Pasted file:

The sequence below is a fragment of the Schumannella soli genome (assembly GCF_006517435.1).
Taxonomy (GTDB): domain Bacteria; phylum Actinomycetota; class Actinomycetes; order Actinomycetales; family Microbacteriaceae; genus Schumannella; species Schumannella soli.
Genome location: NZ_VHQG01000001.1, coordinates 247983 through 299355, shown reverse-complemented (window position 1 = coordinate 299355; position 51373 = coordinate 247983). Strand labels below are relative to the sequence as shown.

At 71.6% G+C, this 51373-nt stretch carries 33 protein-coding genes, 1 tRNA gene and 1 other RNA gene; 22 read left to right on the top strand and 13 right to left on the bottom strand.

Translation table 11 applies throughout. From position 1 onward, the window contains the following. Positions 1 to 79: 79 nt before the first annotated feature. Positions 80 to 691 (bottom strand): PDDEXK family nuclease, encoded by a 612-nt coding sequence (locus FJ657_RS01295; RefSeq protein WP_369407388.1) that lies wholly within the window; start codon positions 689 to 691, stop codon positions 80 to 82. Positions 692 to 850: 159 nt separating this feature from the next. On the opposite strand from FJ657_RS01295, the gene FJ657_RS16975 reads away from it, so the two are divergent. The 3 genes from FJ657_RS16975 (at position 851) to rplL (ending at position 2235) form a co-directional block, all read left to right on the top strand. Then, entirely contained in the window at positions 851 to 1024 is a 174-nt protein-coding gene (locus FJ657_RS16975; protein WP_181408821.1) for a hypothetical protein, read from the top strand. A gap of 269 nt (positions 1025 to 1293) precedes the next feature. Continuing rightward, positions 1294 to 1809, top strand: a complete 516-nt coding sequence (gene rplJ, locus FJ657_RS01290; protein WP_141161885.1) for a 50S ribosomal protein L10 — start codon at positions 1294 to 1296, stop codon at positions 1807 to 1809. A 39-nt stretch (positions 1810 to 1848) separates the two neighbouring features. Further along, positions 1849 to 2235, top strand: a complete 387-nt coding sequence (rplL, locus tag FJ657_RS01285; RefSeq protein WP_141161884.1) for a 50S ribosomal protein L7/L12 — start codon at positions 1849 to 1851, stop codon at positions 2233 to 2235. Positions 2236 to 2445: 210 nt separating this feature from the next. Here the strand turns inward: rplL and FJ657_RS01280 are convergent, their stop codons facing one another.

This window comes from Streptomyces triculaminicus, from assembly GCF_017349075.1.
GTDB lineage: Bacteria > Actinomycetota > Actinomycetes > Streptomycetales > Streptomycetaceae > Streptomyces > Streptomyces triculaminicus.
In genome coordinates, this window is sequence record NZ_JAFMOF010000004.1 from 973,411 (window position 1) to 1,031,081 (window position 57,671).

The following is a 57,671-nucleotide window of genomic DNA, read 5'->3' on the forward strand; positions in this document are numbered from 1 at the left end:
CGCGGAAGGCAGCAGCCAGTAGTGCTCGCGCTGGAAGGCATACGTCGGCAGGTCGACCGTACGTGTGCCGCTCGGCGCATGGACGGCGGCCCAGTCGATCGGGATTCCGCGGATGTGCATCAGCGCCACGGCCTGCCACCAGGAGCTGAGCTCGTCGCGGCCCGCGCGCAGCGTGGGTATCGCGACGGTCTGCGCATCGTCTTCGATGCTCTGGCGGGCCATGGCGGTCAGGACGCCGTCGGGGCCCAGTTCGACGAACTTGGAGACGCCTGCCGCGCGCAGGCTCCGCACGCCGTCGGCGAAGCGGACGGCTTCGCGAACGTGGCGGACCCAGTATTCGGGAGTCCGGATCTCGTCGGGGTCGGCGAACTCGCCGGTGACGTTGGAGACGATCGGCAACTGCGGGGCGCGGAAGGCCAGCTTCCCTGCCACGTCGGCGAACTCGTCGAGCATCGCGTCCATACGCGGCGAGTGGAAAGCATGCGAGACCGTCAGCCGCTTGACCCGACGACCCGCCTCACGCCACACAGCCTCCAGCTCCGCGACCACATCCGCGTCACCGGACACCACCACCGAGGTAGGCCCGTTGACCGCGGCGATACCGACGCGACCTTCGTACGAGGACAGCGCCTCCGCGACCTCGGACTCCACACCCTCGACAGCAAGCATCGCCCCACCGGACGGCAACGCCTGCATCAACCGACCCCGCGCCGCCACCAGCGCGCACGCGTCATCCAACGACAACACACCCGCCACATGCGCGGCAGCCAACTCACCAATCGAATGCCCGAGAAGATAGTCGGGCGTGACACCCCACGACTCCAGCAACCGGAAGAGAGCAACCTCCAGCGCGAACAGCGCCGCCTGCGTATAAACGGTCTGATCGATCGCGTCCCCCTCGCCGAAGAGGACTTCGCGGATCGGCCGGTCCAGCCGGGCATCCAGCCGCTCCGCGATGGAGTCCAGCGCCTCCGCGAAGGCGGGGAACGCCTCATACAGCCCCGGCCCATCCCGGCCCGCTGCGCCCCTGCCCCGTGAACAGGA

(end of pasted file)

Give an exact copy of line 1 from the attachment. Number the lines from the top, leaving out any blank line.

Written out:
The sequence below is a fragment of the Schumannella soli genome (assembly GCF_006517435.1).